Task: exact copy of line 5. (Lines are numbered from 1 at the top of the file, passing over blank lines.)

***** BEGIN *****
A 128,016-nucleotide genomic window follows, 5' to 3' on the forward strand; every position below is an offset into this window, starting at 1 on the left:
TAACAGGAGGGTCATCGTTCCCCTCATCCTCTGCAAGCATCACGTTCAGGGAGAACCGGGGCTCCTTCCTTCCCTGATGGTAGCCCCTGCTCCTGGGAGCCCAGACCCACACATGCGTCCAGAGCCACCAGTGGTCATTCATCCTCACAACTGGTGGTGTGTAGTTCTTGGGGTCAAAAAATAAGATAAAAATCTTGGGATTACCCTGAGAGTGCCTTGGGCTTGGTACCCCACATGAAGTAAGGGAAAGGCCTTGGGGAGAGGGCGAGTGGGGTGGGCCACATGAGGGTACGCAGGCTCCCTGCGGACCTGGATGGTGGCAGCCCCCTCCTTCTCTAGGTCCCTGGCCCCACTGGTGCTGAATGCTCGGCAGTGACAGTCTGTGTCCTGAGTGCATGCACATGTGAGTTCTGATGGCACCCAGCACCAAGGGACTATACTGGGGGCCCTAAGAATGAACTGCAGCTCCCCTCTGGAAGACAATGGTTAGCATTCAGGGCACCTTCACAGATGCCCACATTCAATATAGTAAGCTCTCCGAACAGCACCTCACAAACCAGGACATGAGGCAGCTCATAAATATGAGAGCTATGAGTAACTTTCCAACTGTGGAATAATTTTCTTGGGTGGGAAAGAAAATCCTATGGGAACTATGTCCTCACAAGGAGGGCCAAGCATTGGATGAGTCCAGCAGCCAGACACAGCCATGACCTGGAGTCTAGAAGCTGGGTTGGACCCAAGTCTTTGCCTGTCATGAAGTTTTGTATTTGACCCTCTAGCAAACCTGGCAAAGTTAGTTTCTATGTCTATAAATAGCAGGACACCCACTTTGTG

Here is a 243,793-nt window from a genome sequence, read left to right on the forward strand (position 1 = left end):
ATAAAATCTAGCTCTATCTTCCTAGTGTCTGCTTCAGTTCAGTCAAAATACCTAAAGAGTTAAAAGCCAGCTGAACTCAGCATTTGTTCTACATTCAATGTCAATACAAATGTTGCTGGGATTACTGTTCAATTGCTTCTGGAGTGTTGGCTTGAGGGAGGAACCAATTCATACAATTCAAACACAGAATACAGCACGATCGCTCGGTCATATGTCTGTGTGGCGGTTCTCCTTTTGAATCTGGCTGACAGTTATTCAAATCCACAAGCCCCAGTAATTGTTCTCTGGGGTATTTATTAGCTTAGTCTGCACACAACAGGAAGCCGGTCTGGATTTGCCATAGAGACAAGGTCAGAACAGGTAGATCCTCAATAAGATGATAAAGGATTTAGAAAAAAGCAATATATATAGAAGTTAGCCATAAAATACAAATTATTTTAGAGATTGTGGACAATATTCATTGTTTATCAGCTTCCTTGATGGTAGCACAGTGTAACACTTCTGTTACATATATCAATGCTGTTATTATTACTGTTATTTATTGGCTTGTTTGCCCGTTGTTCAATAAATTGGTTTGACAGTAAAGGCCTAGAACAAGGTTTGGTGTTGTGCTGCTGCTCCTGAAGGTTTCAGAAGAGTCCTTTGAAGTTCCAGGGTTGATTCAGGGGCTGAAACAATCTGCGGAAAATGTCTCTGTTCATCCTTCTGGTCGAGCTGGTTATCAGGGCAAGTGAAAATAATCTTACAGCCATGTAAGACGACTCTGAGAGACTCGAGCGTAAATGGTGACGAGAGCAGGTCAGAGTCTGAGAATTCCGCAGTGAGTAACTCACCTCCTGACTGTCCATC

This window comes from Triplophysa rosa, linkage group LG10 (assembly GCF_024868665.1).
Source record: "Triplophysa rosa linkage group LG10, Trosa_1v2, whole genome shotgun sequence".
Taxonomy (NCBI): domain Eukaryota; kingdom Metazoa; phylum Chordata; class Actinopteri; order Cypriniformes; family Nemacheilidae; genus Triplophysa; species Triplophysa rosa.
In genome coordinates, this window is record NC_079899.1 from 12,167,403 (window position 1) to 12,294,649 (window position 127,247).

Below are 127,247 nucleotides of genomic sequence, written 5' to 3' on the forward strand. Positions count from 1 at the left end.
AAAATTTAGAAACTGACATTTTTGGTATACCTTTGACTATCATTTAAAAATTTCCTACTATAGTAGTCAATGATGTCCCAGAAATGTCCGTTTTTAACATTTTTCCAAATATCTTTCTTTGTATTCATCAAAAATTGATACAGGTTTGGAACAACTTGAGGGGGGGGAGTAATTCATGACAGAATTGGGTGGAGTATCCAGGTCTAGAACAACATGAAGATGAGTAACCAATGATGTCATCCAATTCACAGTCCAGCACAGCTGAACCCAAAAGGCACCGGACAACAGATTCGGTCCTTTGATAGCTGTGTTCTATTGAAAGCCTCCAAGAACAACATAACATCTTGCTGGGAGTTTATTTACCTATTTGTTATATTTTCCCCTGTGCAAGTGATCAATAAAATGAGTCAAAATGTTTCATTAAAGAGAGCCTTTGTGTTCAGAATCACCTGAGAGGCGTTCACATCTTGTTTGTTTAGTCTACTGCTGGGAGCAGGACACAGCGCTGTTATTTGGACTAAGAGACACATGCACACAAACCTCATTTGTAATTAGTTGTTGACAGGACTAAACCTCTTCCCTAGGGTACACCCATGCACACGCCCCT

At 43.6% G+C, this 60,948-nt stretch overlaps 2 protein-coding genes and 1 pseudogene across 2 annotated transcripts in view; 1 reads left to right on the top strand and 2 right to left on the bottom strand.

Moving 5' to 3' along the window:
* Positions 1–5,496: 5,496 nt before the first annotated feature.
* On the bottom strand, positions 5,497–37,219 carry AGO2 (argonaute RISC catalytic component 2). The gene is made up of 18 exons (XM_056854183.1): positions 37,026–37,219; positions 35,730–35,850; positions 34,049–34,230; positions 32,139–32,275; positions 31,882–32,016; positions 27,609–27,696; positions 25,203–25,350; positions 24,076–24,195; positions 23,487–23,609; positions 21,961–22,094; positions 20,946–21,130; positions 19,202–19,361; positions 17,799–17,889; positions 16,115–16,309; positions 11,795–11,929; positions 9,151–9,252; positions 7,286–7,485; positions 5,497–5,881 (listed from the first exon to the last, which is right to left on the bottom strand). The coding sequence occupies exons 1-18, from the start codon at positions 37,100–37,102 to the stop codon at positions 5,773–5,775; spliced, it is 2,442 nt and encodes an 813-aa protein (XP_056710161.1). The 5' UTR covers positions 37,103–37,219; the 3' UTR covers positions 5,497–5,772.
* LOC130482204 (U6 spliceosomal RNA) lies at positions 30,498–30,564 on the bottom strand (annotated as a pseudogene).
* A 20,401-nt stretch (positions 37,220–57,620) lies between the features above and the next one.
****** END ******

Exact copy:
This window comes from Triplophysa rosa, linkage group LG10 (assembly GCF_024868665.1).